$\langle A_iB_i\rangle - \langle A_iD_i\rangle + \langle C_iB_i\rangle + \langle C_iD_i\rangle \leq 2$

to get

$\langle A_jB_j\rangle - \langle A_kD_k\rangle + \langle C_lB_l\rangle + \langle C_mD_m\rangle \leq 2$, which is the CHSH inequality.

I don't think that can be right for CHSH. The CHSH string is about two iterations (trials) minimum.
So $\langle A_iB_i\rangle$ and $\langle A_iD_i\rangle$ can't be in the same iteration for the first expression. But then in the second expression the A's are not the same in the first and second expectation terms, etc.

### Re: Evidence that QM does not violate Bell's inequalities

minkwe wrote:
Mikko wrote:The CHSH inequality is usually written
|E(a, b) − E(a, b′) + E(a′, b) + E(a′, b′)| ≤ 2
although some unimportant variation is possible.

Please go through derivation, then you will discover that your notation is incomplete.
The CHSH is
$\langle A_iB_i\rangle - \langle A_iD_i\rangle + \langle C_iB_i\rangle + \langle C_iD_i\rangle \leq 2$

Anyway, the right hand side has 2 as the upper bound, independently of any dependencies or anything.

The upper bound of the RHS is for the specific completely specified arrangement of terms shown on the LHS. That arrangement embodies the fact that the terms are dependent. Therefore it is nonsense to say independence/dependence does not matter.

Therefore, whenever the left side expression has a value that is greater than 2 the CHSH inequality is violated.

That is impossible. The specific arrangement of terms on the LHS (with complete notation) can never violate the RHS. Any suggestion otherwise is contrary to mathematics. How ever, by sloppy incomplete notation, it is easy to deceive yourself by calculating $\langle A_jB_j\rangle - \langle A_kD_k\rangle + \langle C_lB_l\rangle + \langle C_mD_m\rangle$ and mistaking it for the LHS of the CHSH. This amounts to changing the LHS, and expecting the RHS to stay the same. This new expression does not embody the same kind of dependences present in the LHS of the CHSH, therefore the corresponding RHS has a different upper bound. Tsirelsons inequality is a variant of this.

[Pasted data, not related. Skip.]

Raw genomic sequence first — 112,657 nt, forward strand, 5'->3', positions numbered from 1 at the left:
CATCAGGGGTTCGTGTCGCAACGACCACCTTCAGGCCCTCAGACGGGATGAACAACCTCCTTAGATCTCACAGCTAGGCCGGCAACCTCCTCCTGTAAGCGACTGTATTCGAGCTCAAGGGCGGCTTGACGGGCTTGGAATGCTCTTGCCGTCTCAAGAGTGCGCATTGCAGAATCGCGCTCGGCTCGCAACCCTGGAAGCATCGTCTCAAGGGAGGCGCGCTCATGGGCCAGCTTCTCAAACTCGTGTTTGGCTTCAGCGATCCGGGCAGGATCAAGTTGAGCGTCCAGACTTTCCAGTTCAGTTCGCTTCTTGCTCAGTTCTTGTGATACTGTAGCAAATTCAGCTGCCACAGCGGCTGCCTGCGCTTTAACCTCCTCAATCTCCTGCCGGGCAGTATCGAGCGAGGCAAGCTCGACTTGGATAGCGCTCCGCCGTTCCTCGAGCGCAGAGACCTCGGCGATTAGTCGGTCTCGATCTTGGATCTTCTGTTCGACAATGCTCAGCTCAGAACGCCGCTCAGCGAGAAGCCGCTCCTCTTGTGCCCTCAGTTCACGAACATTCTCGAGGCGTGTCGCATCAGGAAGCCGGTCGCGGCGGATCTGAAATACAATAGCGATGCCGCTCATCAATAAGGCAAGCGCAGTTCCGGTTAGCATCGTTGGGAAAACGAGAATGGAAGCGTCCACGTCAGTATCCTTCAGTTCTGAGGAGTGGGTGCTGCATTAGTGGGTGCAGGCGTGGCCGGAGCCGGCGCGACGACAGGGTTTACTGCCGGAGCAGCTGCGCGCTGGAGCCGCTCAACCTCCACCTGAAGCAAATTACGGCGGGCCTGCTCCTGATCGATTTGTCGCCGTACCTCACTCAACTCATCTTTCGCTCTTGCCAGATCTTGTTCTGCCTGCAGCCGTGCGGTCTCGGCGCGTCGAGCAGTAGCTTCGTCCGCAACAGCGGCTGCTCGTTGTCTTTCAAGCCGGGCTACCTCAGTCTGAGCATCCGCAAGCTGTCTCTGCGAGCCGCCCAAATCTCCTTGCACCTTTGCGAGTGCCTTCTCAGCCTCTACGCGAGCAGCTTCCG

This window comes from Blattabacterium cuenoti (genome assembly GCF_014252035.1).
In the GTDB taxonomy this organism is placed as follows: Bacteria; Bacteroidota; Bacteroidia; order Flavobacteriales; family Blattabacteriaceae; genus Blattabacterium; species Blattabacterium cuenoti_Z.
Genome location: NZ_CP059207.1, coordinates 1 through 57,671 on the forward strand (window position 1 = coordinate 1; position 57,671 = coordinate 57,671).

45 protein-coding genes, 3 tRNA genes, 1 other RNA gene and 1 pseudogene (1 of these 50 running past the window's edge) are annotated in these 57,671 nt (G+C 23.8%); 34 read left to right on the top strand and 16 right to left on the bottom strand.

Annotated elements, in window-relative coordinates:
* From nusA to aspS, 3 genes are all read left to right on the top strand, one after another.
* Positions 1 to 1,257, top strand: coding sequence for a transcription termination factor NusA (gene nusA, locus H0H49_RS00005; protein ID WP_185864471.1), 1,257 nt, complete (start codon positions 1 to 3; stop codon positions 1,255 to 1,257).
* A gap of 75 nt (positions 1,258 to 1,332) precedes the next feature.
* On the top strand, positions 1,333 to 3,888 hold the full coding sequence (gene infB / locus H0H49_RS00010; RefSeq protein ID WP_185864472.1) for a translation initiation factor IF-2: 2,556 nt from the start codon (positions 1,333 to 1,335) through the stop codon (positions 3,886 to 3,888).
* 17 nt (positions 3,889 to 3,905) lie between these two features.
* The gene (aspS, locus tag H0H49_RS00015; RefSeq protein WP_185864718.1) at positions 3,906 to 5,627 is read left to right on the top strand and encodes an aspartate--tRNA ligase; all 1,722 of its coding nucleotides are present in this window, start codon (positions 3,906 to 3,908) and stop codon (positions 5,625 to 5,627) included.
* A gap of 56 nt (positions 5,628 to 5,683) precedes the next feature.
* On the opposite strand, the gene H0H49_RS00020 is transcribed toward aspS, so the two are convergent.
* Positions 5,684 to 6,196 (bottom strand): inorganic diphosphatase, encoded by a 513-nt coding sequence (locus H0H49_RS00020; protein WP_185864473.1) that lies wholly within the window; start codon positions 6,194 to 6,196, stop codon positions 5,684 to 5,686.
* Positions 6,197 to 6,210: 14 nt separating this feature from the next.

I promised myself I wouldn't bother anymore, but weak willpower makes me try one more time to teach someone some elementary probability theory:

Because the expected mean of a randomly selected sample from a larger population is the same as the mean of the population itself, we have the following equalities when the sets of j,k,l,m are randomly selected subsets of the set of i:

$\langle A_iB_i\rangle=\langle A_jB_j\rangle$
$\langle A_iD_i\rangle =\langle A_kD_k\rangle$
$\langle C_iB_i\rangle =\langle C_lB_l\rangle$
$\langle C_iD_i\rangle= \langle C_mD_m\rangle$

We now do the trivial substitution from

$\langle A_iB_i\rangle - \langle A_iD_i\rangle + \langle C_iB_i\rangle + \langle C_iD_i\rangle \leq 2$

to get

$\langle A_jB_j\rangle - \langle A_kD_k\rangle + \langle C_lB_l\rangle + \langle C_mD_m\rangle \leq 2$, which is the CHSH inequality.

Anyone who doesn't understand this is well advised to consult an introductory text on probability theory. The extra degrees of freedom is of no use to the modeler (or nature), since he/she can't make any use of them due to the random selection of settings.

### Re: Evidence that QM does not violate Bell's inequalities

Mikko wrote:The CHSH inequality is usually written
|E(a, b) − E(a, b′) + E(a′, b) + E(a′, b′)| ≤ 2
although some unimportant variation is possible.

Please go through derivation, then you will discover that your notation is incomplete.
The CHSH is
$\langle A_iB_i\rangle - \langle A_iD_i\rangle + \langle C_iB_i\rangle + \langle C_iD_i\rangle \leq 2$

Anyway, the right hand side has 2 as the upper bound, independently of any dependencies or anything.

The upper bound of the RHS is for the specific completely specified arrangement of terms shown on the LHS. That arrangement embodies the fact that the terms are dependent. Therefore it is nonsense to say independence/dependence does not matter.